Relation mass gyration and upwind perform.

Discussion in 'Sailboats' started by Erik de Jong, Sep 22, 2009.

  1. Erik de Jong
    Joined: Aug 2009
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    Erik de Jong sail freak

    I have a class 40 which has a maximum allowed draft of 3.00 meters. In some oceanic races it is allowed to start with an open 40 without draft limitations. I want to make a second keel with, lets say, 4 meters draft and 25% less ballast weight, in this case the righting moment remains the same but the boat is several hundreds of kg lighter.
    Now my point:
    the mass gyration of the ballast is the distance between rotation point and CG of ballast to the 4th exponent (d^4) multiplied by the mass (m)
    Instead of 121500 kgm4 we will have 288000 kgm4 (almost double). This must have a major influance on the upwind performance of the boat.....:(
    I only don't see how to make an estimation of that... can anyone be of any help in this matter? Has there been (model) researches?
     
  2. Paul Kotzebue

    Paul Kotzebue Previous Member

    Do you mean "mass moment of inertia" instead of "mass gyration"? If so, the units are kg*m^2, not kg*m^4.

    Also, the keel is just one component of the boat itself. You need to compare the mass moment of inertia of the entire boat before and after the keel modification, or analyze the effects of keel changes on the entire boat's mass moment of inertia. In the general case it is possible that big changes in the keel mass moment of inertia will not have a big effect on the entire boat.

    You're in for a grueling calculation no matter what ....
     
  3. Erik de Jong
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    Erik de Jong sail freak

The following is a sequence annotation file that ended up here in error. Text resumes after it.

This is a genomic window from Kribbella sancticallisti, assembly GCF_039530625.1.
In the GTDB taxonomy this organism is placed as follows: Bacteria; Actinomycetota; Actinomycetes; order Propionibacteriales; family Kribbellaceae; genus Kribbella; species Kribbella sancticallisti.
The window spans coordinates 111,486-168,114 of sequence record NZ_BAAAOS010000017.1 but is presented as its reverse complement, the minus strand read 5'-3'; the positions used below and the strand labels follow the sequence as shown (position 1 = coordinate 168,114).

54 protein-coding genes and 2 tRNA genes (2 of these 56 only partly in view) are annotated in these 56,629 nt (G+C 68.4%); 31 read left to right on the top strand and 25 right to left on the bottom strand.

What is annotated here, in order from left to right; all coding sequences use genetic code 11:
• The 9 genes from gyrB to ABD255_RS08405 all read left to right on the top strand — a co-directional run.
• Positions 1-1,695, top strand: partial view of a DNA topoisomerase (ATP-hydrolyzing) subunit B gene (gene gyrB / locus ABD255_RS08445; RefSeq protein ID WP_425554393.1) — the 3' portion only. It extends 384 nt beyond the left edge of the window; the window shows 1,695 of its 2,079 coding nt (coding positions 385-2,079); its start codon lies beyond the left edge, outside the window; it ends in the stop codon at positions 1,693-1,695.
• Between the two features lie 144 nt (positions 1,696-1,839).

yes that is what I mean, I mixed up the two, sorry. English is not my native language....
    You are right it is kg*m^2.

    The main reason that this is on my mind is that when the anchor is hanging on the bow of my parents cruising yacht, you feel the differance! it is only 35 kg on a 46ft ketch. As soon as we remove the anchor it sails more quitte, more relaxed. We do not find a differance in speed, but we are talking of 35kg on a 14 ton boat. The ballast difference I'm talking about will be approx 300 to 350 kg on a boat of 4.5 ton (6 to 8% of the boat weight).
    I think the only way to find out is to build that second keel and hang it under the boat. Luckily it is only one bolt... and easy to reach
     
  4. Petros
    Joined: Oct 2007
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    Petros Senior Member

    Do I understand you correctly, you think there will be a change in performance with a change in the rotational inertia of the boat? It seems to me that if you have more rotational inertia, the boat will not tend to pitch and porpoise as much in a rough sea. That would be good I suspect because the sail and keel will not be changing as much relative to the wind and current, but you will have more pounding on the hull. Also all the pitching must take energy, so any time you can reduce the pitching, it seems to me that would mean there would be more energy (drawn from the wind) for driving the boat forward. But this might be lost if there is more drag on the hull from it being driven deeper at each swell.